4) Electric vehicle batteries are getting cheaper much faster than we expected
The is an absolutely dreadful article which doesn’t even support the conclusions. Far from it. Setting aside for a moment the questionable relevance of the costs of stationary batteries (whose price directly correlates to capacity, which is unmentioned), the authors: “… admitted that their data was imperfect due to secrecy surrounding business deals. But public statements made by electric vehicle makers were used to confirm some of the numbers that the researchers found.” In other words, when facts aren’t around, rely on the comments of stock promoters and other with skin in the game. This should not be a difficult question to answer: if battery manufacturers had, actually, significantly reduced the costs of their batteries they should be able to provide the sales figures to show it. After all, commodity Lithium Ion batteries of the type used in EVs are sold in the millions and you can actually look up their prices, or failing that, get quotes from manufacturers. The manufacturers may not give you the same price they give Tesla or Nissan (which may involve selling batteries at a steep loss) but the price you’d get would reflect real world commercial terms.
“It’s no secret that Li-ion battery packs have been getting cheaper, and it’s unsurprising that Tesla, would experience some economies of scale to allow that kind of price point (whether or not the price is subsidized by the company). And the price is only likely to come down, as the company is in the process of building a massive “gigafactory” outside of Reno, Nevada, with Panasonic to produce Li-ion batteries. Beyond Tesla, however, a recent paper published in Nature Climate Change gathered data to confirm that the cost of Li-ion battery packs for electric vehicles are falling for everyone. If trends continue, the paper suggests, electric vehicle battery packs and their stationary brethren could compete more effectively against gas cars and backup generators not too far into the future.”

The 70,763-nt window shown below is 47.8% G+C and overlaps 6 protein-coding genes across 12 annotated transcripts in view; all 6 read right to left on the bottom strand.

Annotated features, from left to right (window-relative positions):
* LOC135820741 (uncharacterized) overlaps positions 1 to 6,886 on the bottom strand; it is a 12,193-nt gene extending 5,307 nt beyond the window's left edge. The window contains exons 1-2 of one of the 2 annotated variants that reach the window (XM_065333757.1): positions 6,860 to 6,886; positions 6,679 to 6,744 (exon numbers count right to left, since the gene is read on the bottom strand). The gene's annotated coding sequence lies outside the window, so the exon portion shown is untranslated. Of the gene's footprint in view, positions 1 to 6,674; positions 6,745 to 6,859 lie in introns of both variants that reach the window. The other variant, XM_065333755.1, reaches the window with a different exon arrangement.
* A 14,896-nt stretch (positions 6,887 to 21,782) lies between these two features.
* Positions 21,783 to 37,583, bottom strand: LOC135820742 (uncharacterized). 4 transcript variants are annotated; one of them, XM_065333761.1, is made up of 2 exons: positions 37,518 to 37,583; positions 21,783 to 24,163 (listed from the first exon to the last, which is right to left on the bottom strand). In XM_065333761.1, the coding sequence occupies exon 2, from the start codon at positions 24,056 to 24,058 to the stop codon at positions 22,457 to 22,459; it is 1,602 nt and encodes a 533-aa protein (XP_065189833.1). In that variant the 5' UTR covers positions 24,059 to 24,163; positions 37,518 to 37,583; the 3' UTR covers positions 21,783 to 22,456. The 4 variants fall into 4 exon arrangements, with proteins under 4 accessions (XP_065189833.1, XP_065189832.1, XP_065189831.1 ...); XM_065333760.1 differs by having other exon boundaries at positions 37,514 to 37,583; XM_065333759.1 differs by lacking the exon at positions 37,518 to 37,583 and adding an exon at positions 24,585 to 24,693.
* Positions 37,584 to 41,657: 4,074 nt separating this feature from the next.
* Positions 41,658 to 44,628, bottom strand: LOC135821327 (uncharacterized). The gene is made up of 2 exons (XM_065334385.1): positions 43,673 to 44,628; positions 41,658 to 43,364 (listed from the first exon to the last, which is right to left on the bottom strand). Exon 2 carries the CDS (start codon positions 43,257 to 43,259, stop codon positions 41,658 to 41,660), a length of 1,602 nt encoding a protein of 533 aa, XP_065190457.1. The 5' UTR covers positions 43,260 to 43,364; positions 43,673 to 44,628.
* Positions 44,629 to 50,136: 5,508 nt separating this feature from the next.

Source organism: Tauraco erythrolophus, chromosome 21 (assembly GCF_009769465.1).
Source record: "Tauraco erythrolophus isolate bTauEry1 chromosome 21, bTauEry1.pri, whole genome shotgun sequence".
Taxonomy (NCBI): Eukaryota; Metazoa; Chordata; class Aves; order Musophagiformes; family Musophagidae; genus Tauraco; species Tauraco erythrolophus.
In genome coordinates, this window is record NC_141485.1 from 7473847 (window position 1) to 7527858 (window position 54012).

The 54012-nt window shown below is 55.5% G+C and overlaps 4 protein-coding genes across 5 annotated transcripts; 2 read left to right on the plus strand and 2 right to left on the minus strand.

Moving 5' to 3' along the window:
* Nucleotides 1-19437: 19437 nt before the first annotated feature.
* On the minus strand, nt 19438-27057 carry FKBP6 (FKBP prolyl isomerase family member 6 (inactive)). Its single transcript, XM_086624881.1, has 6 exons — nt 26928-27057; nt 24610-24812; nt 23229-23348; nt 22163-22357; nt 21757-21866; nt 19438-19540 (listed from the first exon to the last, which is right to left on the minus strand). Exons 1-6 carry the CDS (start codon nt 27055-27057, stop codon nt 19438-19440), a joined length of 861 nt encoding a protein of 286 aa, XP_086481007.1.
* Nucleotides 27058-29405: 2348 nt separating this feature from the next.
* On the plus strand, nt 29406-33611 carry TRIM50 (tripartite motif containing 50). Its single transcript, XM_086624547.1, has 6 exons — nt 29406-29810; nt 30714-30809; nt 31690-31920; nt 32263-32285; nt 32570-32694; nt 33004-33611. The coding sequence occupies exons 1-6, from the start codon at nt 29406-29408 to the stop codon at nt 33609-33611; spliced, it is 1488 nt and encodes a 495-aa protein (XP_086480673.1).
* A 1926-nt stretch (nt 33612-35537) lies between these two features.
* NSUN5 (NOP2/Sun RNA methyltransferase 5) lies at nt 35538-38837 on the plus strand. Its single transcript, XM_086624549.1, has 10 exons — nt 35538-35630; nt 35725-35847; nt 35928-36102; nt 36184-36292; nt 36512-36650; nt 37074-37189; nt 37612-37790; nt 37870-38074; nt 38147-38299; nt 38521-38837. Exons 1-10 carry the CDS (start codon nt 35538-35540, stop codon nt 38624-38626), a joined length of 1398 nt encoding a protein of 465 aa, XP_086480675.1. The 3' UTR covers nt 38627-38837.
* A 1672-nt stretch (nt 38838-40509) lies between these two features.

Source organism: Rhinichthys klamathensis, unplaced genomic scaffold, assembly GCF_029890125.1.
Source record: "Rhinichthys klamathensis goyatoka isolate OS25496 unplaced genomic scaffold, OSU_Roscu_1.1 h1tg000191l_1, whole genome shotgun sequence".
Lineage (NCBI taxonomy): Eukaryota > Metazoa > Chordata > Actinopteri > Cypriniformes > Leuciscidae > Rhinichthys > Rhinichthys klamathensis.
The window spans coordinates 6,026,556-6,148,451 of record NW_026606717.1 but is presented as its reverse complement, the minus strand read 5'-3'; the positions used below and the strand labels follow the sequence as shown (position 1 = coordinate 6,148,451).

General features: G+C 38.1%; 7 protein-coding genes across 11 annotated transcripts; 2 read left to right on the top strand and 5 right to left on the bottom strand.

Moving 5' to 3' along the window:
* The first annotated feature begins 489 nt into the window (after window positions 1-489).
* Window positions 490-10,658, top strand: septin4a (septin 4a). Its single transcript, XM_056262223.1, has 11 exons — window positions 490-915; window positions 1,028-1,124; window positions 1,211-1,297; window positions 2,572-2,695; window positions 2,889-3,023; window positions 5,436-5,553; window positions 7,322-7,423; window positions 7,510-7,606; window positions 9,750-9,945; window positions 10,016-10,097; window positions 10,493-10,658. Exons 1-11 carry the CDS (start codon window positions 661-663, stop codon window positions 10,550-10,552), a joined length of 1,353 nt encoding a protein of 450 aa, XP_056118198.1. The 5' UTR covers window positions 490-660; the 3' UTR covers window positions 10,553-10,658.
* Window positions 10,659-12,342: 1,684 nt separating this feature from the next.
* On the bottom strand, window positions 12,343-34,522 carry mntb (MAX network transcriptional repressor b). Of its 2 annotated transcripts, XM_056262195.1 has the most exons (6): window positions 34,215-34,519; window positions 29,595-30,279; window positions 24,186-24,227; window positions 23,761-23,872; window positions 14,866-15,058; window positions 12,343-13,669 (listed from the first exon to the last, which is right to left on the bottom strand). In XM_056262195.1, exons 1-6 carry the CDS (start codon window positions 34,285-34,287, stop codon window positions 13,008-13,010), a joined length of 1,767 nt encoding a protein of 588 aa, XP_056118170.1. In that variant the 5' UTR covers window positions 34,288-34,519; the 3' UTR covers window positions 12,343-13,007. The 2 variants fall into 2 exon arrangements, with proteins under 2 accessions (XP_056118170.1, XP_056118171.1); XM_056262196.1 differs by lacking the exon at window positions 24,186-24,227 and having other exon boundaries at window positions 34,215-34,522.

5) $7,000 Credit Offered By Nissan For Nissan LEAF Lease Buyout
One issue with EV is that they can be expected to have zero residual value when the short lived battery back needs replacement since, unlike a car engine, which is in any event much cheaper than a battery pack, replacement is the only option for a worn out pack. I am frankly shocked at the minimal resale value of Nissan Leafs since, even models a few years old, since one would expect a few more years of useful life out of them. The resale value of a 2013 Leaf after 21,000 miles is around $9,000 (http://www.kbb.com/nissan/leaf/2013-nissan-leaf/s-hatchback-4d/?condition=very-good&vehicleid=384672&intent=trade-in-sell&mileage=21169&pricetype=private-party), less than a third the original price of $28,800 ($19,900 after copious subsidies). In contrast a 2013 Nissan Sentra cost $18,000 new, and the resale value of one after 37,400 miles is $11,800. http://www.kbb.com/nissan/sentra/2013-nissan-sentra/s-sedan-4d/?condition=very-good&vehicleid=382231&intent=trade-in-sell&mileage=37441&pricetype=private-party.
“Since this credit is available directly from Nissan, LEAF leaseholders can just dial up the Nissan Motor Acceptance Corporation (Nissan’s finance arm) to get the credit, should their lease be almost up. While each lease is different, this buyout could take 50% or more off the cost of taking home your LEAF, instead of turning it back into the dealership. Many used LEAFs with less than 36,000 miles on them are selling for between $10,000 and $12,000, so the credit should bring the buyout price at or below that same level.”